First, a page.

President Obama’s offer to Republicans to save the country from its fiscal cliff plunge is one big joke. Senate Minority Leader Mitch McConnell said he “laughed” when Treasury Secretary Tim Geithner, Obama’s cliff negotiator, unveiled it to him. Laughable is right when you consider the president’s outlandish request calls for tax hikes on higher earners, the one thing Republicans repeatedly have warned Obama, since day one of his presidency, were non-starters to any budget or deficit reduction talks.
We can get back to discussing GOP minority constituent recruitment soon, but in the meantime, we have a fiscal cliff issue that beckons -- the real fiscal cliff (America's imminent financial collapse), not the government shutdown molehill everyone is agonizing over.
Barack Obama really does have a plan for the next four years. When he thought he was speaking off the record to the Des Moines Register the other day, he said he wanted to negotiate a "grand bargain" with the congressional Republicans. It would include spending reductions and tax increases to reduce forecasted federal deficits.
Townhall Magazine Editor Elisabeth Meinecke discusses how U.S. debt has surpassed Europe's.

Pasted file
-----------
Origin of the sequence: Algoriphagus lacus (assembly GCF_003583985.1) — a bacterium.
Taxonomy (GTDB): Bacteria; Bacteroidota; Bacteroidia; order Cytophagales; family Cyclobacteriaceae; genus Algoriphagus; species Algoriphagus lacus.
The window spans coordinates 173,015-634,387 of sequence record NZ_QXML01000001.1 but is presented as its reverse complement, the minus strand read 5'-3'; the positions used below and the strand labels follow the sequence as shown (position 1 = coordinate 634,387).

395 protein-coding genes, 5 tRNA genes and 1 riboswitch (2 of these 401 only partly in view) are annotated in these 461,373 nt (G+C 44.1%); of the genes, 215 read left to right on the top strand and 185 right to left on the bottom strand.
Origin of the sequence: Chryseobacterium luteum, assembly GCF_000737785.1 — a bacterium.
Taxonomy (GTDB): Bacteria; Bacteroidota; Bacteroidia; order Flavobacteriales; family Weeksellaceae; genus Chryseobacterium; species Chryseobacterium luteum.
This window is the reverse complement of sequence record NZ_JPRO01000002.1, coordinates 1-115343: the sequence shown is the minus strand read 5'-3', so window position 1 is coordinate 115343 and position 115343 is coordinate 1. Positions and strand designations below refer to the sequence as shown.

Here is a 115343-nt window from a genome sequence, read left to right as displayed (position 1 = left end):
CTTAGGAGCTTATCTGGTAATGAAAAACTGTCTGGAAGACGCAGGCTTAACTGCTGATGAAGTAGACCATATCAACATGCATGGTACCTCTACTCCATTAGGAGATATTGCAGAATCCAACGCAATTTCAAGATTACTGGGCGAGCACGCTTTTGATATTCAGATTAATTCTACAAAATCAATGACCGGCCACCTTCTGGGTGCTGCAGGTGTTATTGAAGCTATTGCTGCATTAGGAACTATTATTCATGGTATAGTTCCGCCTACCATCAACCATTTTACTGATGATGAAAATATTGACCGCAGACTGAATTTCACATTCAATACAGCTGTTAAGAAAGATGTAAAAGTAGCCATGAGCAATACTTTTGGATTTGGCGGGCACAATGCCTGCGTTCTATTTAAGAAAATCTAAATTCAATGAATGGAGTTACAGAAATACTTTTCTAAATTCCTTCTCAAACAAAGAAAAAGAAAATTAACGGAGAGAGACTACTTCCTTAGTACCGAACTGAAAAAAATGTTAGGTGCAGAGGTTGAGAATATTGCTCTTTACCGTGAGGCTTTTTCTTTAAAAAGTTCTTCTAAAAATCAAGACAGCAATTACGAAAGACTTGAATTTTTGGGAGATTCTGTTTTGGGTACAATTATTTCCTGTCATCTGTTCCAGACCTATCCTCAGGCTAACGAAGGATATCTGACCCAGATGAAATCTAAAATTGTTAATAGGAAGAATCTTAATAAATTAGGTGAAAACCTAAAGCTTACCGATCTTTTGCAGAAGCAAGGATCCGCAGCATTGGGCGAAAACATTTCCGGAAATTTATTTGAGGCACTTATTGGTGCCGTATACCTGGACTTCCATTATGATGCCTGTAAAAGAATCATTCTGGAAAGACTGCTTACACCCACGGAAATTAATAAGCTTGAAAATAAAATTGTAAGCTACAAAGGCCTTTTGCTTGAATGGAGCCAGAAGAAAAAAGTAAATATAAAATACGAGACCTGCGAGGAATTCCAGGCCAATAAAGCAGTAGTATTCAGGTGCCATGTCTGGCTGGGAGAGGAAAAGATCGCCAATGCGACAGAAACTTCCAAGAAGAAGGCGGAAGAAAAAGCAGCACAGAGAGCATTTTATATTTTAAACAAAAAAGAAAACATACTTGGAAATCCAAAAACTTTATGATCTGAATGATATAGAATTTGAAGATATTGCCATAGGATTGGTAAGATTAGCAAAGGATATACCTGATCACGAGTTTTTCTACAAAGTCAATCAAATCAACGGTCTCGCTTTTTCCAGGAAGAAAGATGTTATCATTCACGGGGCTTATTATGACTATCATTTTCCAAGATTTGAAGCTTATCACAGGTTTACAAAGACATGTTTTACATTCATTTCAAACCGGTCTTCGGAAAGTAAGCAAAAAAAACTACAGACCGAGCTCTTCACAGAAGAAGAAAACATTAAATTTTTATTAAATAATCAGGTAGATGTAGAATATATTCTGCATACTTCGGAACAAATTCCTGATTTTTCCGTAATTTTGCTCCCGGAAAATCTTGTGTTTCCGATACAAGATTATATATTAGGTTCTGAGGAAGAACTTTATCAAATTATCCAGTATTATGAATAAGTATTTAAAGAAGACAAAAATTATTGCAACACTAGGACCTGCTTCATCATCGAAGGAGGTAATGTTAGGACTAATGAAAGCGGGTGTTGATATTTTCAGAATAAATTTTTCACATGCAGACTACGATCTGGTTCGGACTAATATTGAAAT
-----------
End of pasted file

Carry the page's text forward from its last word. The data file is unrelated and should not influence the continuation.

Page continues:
For those of us who like to believe that human beings are rational, trying to explain what happens in politics can be a real challenge.
In the United States, the national debt now equals 100 percent of gross domestic product (GDP), and is still growing. With the retirement of the baby boomer generation, 78 million additional people will turn to the federal government for Social Security, Medicare and Medicaid benefits — roughly $40,000 per beneficiary per year, on the average.
Here we are, in the last week of February, discussing the extension of unemployment benefits. Again. Wasn’t Groundhog Day supposed to be on February 2?
Extending the payroll tax cut -- as the GOP leadership has now agreed with Democrats to do -- may be good politics, but it is lousy policy.
When the federal government was created, those who risked their lives and their fortunes and their scared honors to secede from England were animated by recent events. The government did not come into existence in a vacuum. Rather, those who led the Revolutionary War joined those who fought and financed it to create a central government that would be constitutionally incapable of doing to Americans what King George III and Parliament did to the colonists.
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